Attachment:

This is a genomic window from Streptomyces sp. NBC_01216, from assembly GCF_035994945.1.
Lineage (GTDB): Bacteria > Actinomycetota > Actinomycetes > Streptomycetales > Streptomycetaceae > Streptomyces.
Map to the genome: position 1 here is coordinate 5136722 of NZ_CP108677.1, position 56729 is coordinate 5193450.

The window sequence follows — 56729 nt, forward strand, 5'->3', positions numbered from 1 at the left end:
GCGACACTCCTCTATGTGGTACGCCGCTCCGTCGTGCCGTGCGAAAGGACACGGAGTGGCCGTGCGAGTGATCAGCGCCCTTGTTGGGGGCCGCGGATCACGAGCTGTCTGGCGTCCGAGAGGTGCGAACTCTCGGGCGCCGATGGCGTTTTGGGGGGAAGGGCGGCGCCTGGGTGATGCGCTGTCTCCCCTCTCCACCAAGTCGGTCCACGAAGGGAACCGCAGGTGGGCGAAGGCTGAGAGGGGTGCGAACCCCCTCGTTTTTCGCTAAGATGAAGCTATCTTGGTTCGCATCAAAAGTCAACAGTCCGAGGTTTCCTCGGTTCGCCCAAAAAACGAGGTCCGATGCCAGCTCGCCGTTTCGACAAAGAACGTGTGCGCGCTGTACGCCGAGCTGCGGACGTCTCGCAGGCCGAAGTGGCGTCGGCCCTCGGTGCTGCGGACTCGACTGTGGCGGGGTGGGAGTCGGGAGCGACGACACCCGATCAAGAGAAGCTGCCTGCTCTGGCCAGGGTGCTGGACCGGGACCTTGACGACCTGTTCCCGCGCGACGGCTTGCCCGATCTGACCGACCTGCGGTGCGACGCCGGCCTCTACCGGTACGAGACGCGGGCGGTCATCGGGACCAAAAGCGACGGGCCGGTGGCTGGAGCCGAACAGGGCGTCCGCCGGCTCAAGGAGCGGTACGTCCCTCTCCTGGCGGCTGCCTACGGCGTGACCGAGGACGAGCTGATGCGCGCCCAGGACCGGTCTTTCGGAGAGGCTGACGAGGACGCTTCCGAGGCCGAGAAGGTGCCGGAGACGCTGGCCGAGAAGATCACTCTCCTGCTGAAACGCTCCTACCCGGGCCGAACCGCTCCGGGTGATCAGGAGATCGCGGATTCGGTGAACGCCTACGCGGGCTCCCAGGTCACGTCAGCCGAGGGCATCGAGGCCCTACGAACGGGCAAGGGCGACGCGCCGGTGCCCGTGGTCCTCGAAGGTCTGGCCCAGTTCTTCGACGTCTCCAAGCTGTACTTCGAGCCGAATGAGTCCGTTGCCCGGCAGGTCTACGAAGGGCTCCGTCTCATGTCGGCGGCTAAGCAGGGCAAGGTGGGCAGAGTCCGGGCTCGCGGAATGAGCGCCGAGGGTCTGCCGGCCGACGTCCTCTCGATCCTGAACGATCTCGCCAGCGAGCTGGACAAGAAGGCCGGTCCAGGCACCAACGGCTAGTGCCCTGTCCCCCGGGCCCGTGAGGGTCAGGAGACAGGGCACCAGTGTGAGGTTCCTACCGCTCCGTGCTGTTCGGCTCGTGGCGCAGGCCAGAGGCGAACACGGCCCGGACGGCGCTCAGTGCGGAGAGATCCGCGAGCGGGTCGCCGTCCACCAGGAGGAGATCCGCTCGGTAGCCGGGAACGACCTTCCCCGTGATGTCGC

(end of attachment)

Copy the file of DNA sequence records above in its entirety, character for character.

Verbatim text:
This is a genomic window from Streptomyces sp. NBC_01216, from assembly GCF_035994945.1.
Lineage (GTDB): Bacteria > Actinomycetota > Actinomycetes > Streptomycetales > Streptomycetaceae > Streptomyces.
Map to the genome: position 1 here is coordinate 5136722 of NZ_CP108677.1, position 56729 is coordinate 5193450.

The window sequence follows — 56729 nt, forward strand, 5'->3', positions numbered from 1 at the left end:
GCGACACTCCTCTATGTGGTACGCCGCTCCGTCGTGCCGTGCGAAAGGACACGGAGTGGCCGTGCGAGTGATCAGCGCCCTTGTTGGGGGCCGCGGATCACGAGCTGTCTGGCGTCCGAGAGGTGCGAACTCTCGGGCGCCGATGGCGTTTTGGGGGGAAGGGCGGCGCCTGGGTGATGCGCTGTCTCCCCTCTCCACCAAGTCGGTCCACGAAGGGAACCGCAGGTGGGCGAAGGCTGAGAGGGGTGCGAACCCCCTCGTTTTTCGCTAAGATGAAGCTATCTTGGTTCGCATCAAAAGTCAACAGTCCGAGGTTTCCTCGGTTCGCCCAAAAAACGAGGTCCGATGCCAGCTCGCCGTTTCGACAAAGAACGTGTGCGCGCTGTACGCCGAGCTGCGGACGTCTCGCAGGCCGAAGTGGCGTCGGCCCTCGGTGCTGCGGACTCGACTGTGGCGGGGTGGGAGTCGGGAGCGACGACACCCGATCAAGAGAAGCTGCCTGCTCTGGCCAGGGTGCTGGACCGGGACCTTGACGACCTGTTCCCGCGCGACGGCTTGCCCGATCTGACCGACCTGCGGTGCGACGCCGGCCTCTACCGGTACGAGACGCGGGCGGTCATCGGGACCAAAAGCGACGGGCCGGTGGCTGGAGCCGAACAGGGCGTCCGCCGGCTCAAGGAGCGGTACGTCCCTCTCCTGGCGGCTGCCTACGGCGTGACCGAGGACGAGCTGATGCGCGCCCAGGACCGGTCTTTCGGAGAGGCTGACGAGGACGCTTCCGAGGCCGAGAAGGTGCCGGAGACGCTGGCCGAGAAGATCACTCTCCTGCTGAAACGCTCCTACCCGGGCCGAACCGCTCCGGGTGATCAGGAGATCGCGGATTCGGTGAACGCCTACGCGGGCTCCCAGGTCACGTCAGCCGAGGGCATCGAGGCCCTACGAACGGGCAAGGGCGACGCGCCGGTGCCCGTGGTCCTCGAAGGTCTGGCCCAGTTCTTCGACGTCTCCAAGCTGTACTTCGAGCCGAATGAGTCCGTTGCCCGGCAGGTCTACGAAGGGCTCCGTCTCATGTCGGCGGCTAAGCAGGGCAAGGTGGGCAGAGTCCGGGCTCGCGGAATGAGCGCCGAGGGTCTGCCGGCCGACGTCCTCTCGATCCTGAACGATCTCGCCAGCGAGCTGGACAAGAAGGCCGGTCCAGGCACCAACGGCTAGTGCCCTGTCCCCCGGGCCCGTGAGGGTCAGGAGACAGGGCACCAGTGTGAGGTTCCTACCGCTCCGTGCTGTTCGGCTCGTGGCGCAGGCCAGAGGCGAACACGGCCCGGACGGCGCTCAGTGCGGAGAGATCCGCGAGCGGGTCGCCGTCCACCAGGAGGAGATCCGCTCGGTAGCCGGGAACGACCTTCCCCGTGATGTCGC